Tim: And so you can navigate along the lines as the lines travel across the distorted shapes, and it turned out to be quite readable.
Suzie: So there was now a 3d model of the great parchment book, which uncovered hidden histories by revealing text written 200 years ago. But this was a world which could only be traversed through the wizardry of computer software. So the researchers decided to go further. And to try and digitally flatten the pages back into a 2d image.
At first, this felt like an impossible problem to solve, because the distortions were so unpredictable, and computers struggle when there isn’t a clear pattern to the puzzles they’re trying to solve.
But Tim and his colleagues realised there WERE parts of the document that would have originally been very regular.
Tim: It’s lines of text, that were written very straight
Suzie: For administrative documents like this, scribes would literally rule lines on the page to make sure they didn’t veer off course.
On top of this…
Philippa: Because hand writing at that time was very uniform
Suzie: They could also use certain letters that were originally all the same size and shape
Tim: such as lowercase E, lowercase A
Suzie: Which gave the computer enough information to unshrivel the parchment.
But it wasn’t just computers responsible for the final reconstruction of the document.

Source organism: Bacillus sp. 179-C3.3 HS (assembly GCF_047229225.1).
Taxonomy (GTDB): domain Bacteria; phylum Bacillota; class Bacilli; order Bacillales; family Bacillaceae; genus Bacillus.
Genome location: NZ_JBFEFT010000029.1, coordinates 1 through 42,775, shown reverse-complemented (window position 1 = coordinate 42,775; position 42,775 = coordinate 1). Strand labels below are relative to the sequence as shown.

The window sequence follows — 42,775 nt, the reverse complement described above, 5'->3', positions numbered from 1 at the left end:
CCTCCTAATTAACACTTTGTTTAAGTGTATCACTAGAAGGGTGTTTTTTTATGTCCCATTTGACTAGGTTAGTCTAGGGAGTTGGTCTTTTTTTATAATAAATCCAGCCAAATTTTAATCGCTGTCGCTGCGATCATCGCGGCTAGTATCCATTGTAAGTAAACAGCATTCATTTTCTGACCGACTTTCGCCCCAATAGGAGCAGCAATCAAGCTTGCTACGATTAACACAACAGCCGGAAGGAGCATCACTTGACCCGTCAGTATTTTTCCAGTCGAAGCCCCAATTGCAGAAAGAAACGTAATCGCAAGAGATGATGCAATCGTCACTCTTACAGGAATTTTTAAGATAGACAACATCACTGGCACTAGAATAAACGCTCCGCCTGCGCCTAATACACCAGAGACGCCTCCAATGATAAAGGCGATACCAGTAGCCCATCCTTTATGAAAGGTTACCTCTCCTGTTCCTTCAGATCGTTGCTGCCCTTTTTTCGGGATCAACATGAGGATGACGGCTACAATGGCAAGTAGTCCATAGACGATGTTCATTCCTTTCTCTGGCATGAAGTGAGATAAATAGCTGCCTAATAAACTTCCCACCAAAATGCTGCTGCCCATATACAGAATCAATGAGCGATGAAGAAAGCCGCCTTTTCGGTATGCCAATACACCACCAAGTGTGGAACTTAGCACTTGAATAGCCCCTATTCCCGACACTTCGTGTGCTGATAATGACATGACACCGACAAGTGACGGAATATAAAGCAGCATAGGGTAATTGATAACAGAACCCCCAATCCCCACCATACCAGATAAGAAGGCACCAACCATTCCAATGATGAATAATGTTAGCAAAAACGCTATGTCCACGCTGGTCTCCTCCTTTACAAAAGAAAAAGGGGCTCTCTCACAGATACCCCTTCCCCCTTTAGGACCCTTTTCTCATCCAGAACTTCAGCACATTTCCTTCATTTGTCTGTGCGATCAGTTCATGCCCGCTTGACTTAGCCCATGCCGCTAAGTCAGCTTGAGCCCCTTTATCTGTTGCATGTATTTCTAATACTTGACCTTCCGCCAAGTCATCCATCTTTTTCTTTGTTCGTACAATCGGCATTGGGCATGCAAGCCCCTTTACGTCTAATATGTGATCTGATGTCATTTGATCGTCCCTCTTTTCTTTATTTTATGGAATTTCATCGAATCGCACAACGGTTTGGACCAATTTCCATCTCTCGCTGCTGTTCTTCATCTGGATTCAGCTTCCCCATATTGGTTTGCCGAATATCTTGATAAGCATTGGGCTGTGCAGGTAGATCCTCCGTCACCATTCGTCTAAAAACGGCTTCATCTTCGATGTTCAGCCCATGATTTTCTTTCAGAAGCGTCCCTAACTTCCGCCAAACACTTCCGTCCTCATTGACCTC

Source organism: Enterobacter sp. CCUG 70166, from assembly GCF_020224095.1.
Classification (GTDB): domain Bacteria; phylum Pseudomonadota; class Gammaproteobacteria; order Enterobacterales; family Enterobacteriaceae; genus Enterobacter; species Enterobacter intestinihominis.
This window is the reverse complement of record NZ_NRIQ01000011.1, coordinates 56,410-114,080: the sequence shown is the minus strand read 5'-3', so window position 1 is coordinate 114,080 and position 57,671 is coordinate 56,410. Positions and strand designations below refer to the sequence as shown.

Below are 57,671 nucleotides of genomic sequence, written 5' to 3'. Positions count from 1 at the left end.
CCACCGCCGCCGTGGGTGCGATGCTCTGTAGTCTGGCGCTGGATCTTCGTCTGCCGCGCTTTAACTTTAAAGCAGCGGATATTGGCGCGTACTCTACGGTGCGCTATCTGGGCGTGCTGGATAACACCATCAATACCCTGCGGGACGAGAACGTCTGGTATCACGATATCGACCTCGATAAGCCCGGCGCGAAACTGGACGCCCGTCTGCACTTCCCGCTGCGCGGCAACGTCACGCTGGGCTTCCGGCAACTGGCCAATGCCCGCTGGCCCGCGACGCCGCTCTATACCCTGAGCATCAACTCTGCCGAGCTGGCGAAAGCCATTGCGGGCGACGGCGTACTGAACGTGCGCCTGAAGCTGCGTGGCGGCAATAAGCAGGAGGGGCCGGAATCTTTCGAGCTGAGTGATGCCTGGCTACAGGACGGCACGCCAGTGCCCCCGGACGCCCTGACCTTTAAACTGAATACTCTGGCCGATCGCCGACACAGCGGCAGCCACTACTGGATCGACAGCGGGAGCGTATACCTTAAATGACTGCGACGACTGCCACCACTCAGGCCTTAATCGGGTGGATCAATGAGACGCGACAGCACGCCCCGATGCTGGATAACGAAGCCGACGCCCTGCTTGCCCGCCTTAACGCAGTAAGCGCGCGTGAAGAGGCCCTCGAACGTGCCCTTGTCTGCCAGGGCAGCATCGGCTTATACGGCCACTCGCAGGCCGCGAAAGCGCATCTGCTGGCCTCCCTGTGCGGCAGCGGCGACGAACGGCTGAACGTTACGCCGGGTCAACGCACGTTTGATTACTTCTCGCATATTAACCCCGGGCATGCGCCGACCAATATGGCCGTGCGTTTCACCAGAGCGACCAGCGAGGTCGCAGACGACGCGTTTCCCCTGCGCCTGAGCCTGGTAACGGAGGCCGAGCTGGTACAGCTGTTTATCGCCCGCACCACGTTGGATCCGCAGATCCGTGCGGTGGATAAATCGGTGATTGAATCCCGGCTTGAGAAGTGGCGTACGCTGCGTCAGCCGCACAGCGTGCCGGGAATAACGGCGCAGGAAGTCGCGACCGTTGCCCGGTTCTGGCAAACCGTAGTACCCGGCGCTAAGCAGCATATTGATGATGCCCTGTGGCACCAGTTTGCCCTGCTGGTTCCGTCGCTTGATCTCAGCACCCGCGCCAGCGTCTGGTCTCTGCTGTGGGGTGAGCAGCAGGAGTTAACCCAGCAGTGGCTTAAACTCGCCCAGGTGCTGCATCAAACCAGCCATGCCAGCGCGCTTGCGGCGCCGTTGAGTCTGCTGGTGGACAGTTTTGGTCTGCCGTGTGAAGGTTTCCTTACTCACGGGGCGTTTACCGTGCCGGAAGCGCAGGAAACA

Phillipa: We did have a transcriber, a historian with expertise in reading 17th century handwriting who did do the transcription of the text. Because of her experience, and because documents like that are often quite formulaic in parts, even where there was text missing, she could sometimes work out what was going on as well. So there was another sort of reconstruction going on at the same time. She did work with the person doing the the digitization. So I think that collaboration was really, really important,
Tim: It's not a computer solving all the problems. It is not the human expert doing everything, there needs to be symbiosis between technology and a human.
Suzie: From the initial stages of making the poppadom book more lumpy and bumpy, through the digital imaging and the flying cameras, all the way to the final transcription, it was really important that the conservator and computer science teams worked closely together. And that’s what allowed this brand new method of reconstruction to be created.